Democratic Society Party leader Ahmet Turk violated Turkey’s constitution today by addressing the parliament in his native Kurdish tongue.
Susan Fraser reports for AP:
A Kurdish politician defied Turkish law on Tuesday by giving a speech to Parliament in the Kurdish language. State-run television immediately cut off the live broadcast. “Kurds have long been oppressed because they did not know any other language,” said legislator Ahmet Turk. “I promised myself that I would speak in my mother tongue at an official meeting one day.”
While members of his party gave Turk a standing ovation for the politically daring move, other lawmakers were upset. “The official language is Turkish,” said Parliament Speaker Koksal Toptan. “This is written in the Constitution and laws. This meeting should have been conducted in Turkish.”
Turkey’s Kurds, who make up at least a fifth of this country’s population, have long been repressed by the Turkish state. Turkish forces also are fighting against a Kurdish separatist group.
Until 1990, speaking Kurdish in public was entirely forbidden. Turkey continued to ban the use of the language in schools, official settings and broadcasts other than music until 2002, when — under European Union pressure — it allowed Kurdish-language broadcasts. It still refuses to allow Kurdish education in schools and official settings, such as in Parliament, arguing that it would divide the country along ethnic lines.
It would seem that horse has already left the barn.
Turk began his speech in Turkish but switched to Kurdish in several minutes. He said he was doing that in recognition of U.N. cultural body UNESCO’s International Mother Language Day this week to promote linguistic and cultural diversity and multilingualism. The lawmaker was allowed to finish his speech in Kurdish.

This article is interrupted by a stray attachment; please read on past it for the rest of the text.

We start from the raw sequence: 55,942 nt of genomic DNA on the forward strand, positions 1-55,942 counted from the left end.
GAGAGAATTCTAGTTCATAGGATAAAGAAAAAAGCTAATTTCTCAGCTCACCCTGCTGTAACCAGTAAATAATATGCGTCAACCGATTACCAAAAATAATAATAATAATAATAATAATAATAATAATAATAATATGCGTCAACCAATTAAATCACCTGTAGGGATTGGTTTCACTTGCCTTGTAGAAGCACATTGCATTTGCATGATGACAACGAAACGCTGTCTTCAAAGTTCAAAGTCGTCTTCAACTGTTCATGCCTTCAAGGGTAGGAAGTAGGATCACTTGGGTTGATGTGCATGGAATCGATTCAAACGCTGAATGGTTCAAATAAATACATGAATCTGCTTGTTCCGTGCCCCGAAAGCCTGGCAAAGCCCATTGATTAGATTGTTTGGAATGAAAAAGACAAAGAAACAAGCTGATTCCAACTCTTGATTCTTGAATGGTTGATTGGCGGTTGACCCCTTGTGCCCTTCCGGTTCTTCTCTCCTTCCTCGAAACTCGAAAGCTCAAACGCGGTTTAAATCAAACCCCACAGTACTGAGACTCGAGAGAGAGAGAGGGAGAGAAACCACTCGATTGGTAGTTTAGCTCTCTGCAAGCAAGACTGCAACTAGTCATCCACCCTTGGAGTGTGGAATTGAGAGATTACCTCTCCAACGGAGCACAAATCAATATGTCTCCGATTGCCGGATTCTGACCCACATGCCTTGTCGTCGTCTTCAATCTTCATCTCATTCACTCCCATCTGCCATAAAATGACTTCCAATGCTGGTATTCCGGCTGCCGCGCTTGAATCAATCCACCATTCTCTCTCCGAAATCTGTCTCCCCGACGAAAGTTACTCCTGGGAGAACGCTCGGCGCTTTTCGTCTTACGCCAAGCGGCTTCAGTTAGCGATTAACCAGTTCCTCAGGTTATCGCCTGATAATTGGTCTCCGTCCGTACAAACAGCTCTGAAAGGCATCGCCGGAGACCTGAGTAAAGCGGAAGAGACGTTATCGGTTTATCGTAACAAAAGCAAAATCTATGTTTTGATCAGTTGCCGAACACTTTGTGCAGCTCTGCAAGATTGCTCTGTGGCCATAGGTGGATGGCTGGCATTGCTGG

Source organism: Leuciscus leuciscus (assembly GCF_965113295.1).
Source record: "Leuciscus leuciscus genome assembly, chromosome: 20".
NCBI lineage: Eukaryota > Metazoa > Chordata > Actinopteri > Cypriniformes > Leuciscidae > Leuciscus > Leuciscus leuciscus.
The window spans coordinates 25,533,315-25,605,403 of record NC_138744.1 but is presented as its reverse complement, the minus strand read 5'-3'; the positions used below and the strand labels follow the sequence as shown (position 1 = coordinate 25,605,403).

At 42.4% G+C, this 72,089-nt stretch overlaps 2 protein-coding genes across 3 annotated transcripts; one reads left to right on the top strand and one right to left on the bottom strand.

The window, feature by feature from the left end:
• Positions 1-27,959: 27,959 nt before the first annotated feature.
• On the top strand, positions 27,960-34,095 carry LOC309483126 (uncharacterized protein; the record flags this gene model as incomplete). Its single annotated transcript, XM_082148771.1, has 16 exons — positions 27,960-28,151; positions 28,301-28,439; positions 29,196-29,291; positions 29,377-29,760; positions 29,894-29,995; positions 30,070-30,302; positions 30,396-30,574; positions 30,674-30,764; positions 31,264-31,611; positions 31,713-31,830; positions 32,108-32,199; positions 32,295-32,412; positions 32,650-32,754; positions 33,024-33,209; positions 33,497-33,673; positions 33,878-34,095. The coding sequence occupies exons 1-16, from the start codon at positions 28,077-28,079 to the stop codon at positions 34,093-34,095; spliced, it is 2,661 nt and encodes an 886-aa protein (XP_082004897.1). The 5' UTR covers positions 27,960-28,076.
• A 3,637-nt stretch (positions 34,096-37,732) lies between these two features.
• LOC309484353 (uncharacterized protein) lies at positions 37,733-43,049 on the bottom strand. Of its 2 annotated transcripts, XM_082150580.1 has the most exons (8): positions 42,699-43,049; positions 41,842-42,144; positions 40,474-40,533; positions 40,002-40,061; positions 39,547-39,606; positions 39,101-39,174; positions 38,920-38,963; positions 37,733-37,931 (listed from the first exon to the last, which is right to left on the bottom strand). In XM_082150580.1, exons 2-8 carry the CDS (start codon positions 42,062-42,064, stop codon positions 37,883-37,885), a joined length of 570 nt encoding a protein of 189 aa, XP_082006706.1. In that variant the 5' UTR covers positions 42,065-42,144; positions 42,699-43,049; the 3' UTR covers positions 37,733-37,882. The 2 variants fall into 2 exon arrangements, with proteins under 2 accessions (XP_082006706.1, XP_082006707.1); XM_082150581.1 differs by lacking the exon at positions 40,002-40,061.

“When (Kurdish party) members salute someone in their own language, they are prosecuted or investigated. When a mayor speaks to his people in their own language, he is prosecuted. But when the prime minister speaks Kurdish, nobody says anything,” Turk said. “We don’t think this is right. This is a two-faced approached. What did the prime minister ever do to free the language?” He was referring to the fact that Prime Minister Recep Tayyip Erdogan took his message of inclusion into the center of Turkey’s Kurdish heartland on Saturday. There, he told the southeastern city of Diyarbakir, once the center of Kurdish resistance, that its people were “first-class citizens.”
It is not clear what consequences Turk will face for his transgression but, theoretically, his party could be disbanded for violating the constitution.
Language is an emotional issue, naturally, and even the most modern states — the United States, Canada, France, and Belgium spring quickly to mind — have varying degrees of controversy over how far the state should go in accomodating diversity while promoting efficiency and protecting the culture. But, rather clearly, Turkey has gone too far the direction of the latter while totally ignoring the former. Obviously, it would be madness to have the legislative business routinely conducted in two languages. But, surely, it shouldn’t be illegal to speak a few lines in another language to make a political point.
James Joyner is managing editor of the Atlantic Council.